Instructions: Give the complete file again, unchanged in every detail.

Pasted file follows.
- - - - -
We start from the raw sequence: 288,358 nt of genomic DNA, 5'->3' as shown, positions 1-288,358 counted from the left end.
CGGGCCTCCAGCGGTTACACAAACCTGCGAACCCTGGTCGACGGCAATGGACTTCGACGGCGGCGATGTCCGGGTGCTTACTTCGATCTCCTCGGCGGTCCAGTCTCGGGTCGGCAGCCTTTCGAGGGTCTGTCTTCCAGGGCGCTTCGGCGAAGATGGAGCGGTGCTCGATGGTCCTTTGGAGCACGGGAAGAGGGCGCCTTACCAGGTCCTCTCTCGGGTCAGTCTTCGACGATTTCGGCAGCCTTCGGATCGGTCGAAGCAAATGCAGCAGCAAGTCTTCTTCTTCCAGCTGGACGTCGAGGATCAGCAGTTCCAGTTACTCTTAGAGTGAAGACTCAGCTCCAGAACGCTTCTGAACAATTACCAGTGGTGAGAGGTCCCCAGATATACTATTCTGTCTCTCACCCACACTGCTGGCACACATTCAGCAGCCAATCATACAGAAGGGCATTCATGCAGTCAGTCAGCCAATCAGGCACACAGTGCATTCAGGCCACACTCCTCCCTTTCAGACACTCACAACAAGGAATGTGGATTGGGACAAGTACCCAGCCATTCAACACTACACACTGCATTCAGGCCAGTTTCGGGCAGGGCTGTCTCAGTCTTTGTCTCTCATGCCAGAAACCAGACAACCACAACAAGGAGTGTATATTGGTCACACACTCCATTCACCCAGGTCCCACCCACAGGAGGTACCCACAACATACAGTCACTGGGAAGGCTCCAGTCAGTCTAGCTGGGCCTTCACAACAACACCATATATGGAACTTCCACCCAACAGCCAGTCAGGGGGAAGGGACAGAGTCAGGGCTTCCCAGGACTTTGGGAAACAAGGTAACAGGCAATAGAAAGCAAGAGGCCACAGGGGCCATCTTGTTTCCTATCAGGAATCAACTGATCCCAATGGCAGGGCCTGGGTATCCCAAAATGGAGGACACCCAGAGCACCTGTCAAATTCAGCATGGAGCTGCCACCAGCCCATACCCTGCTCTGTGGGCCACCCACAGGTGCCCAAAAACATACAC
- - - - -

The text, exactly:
We start from the raw sequence: 288,358 nt of genomic DNA, 5'->3' as shown, positions 1-288,358 counted from the left end.
CGGGCCTCCAGCGGTTACACAAACCTGCGAACCCTGGTCGACGGCAATGGACTTCGACGGCGGCGATGTCCGGGTGCTTACTTCGATCTCCTCGGCGGTCCAGTCTCGGGTCGGCAGCCTTTCGAGGGTCTGTCTTCCAGGGCGCTTCGGCGAAGATGGAGCGGTGCTCGATGGTCCTTTGGAGCACGGGAAGAGGGCGCCTTACCAGGTCCTCTCTCGGGTCAGTCTTCGACGATTTCGGCAGCCTTCGGATCGGTCGAAGCAAATGCAGCAGCAAGTCTTCTTCTTCCAGCTGGACGTCGAGGATCAGCAGTTCCAGTTACTCTTAGAGTGAAGACTCAGCTCCAGAACGCTTCTGAACAATTACCAGTGGTGAGAGGTCCCCAGATATACTATTCTGTCTCTCACCCACACTGCTGGCACACATTCAGCAGCCAATCATACAGAAGGGCATTCATGCAGTCAGTCAGCCAATCAGGCACACAGTGCATTCAGGCCACACTCCTCCCTTTCAGACACTCACAACAAGGAATGTGGATTGGGACAAGTACCCAGCCATTCAACACTACACACTGCATTCAGGCCAGTTTCGGGCAGGGCTGTCTCAGTCTTTGTCTCTCATGCCAGAAACCAGACAACCACAACAAGGAGTGTATATTGGTCACACACTCCATTCACCCAGGTCCCACCCACAGGAGGTACCCACAACATACAGTCACTGGGAAGGCTCCAGTCAGTCTAGCTGGGCCTTCACAACAACACCATATATGGAACTTCCACCCAACAGCCAGTCAGGGGGAAGGGACAGAGTCAGGGCTTCCCAGGACTTTGGGAAACAAGGTAACAGGCAATAGAAAGCAAGAGGCCACAGGGGCCATCTTGTTTCCTATCAGGAATCAACTGATCCCAATGGCAGGGCCTGGGTATCCCAAAATGGAGGACACCCAGAGCACCTGTCAAATTCAGCATGGAGCTGCCACCAGCCCATACCCTGCTCTGTGGGCCACCCACAGGTGCCCAAAAACATACAC